Why I Share My Story: Older Adults Struggle with Addiction Too
I’m 66 years old. I’m a Jewish grandmother. And if you met me in Temple or stood behind me in line at the grocery story, you would never think I was a recovering drug addict. For most people, the phrase “opioid addict” tends to conjure up an image of a younger person or someone living on the streets. The idea that someone my age living in a comfortable home with a loving family could possibly be an addict seems inconceivable. And yet, I am among the growing numbers of people in my generation afflicted with this disease.
Why do I share my story? I want to humanize addiction because I believe too many older people are suffering who need treatment. I want families to understand that it’s never too late to make a change for the better. My story has been covered by a range of publications from the New York Times to the Atlanta Jewish Times. I cried when I read the recent Atlanta Jewish Times article because it captured the extent of what I went through. My children read it and told me how proud they were of me for speaking out about these issues.
As a Baby Boomer, I was exposed to marijuana when I was in my 20’s but I never abused it or developed a substance use disorder. However, as I grew older, I developed knee problems, which resulted in three knee surgeries and, ultimately, in knee replacement. During this time, I took hydrocodone to help manage the pain, which was prescribed by my doctor.
I’d also always suffered from insomnia, and there came a point where the Ambien I was prescribed was no longer effective. My psychologist was concerned that I wasn’t sleeping well, so he referred me to a psychiatrist. I now refer to this psychiatrist as my drug lord because we spoke for 10 minutes before he prescribed Xanax and Seroquel. I started out with very low doses, but by the time I overdosed in August of 2015, I was taking 4 milligrams of Xanax and 350 milligrams of Seroquel to sleep. That’s enough to sedate a large animal.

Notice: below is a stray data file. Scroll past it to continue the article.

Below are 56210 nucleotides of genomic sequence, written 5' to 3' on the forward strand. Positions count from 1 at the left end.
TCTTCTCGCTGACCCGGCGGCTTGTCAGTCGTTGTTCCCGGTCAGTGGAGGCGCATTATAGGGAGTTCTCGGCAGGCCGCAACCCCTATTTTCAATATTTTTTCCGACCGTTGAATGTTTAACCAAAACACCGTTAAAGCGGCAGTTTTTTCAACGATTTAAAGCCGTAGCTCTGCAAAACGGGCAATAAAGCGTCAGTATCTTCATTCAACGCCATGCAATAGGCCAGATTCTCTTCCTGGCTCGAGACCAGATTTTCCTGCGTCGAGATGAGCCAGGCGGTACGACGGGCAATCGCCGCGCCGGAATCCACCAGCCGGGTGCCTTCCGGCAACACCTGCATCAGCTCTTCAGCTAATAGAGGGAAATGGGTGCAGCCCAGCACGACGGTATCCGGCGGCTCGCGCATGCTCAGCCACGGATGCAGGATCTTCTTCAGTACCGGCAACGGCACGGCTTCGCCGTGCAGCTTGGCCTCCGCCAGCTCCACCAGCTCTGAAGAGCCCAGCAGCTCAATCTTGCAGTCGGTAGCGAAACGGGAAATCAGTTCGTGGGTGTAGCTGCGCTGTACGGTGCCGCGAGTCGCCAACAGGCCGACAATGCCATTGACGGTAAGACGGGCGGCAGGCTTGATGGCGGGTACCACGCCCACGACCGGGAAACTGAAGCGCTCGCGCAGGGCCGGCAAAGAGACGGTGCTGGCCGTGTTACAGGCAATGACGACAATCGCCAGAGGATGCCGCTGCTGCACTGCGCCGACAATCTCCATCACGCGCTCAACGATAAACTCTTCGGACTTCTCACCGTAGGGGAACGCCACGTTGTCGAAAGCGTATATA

Meanwhile, I kept taking the hydrocodone or oxycodone, on top of the Seroquel and the Xanax! I was a walking zombie. When you take Xanax and Seroquel to sleep, they’re still in your system when you get up the next day. In fact, the day I overdosed, I was getting out of bed and, being disoriented, I fell and dislocated my right knee. Now, it’s difficult to dislocate a replacement knee, so I was taken to the hospital, where the doctors reset my knee and sent me home. The next day I dislocated my knee again. I have no memory of what happened next, but that landed me in the hospital for five days.
During my second stay in the hospital, the doctor became concerned when he learned how much medication I was taking. In consultation with my family, he sent me to rehab for a month for my knee. That gave my husband and daughters time to figure out what to do about my addiction. I had no knowledge of this whatsoever. I was still in my own world, continuing to take this deadly concoction of pain pills, Xanax and Seroquel.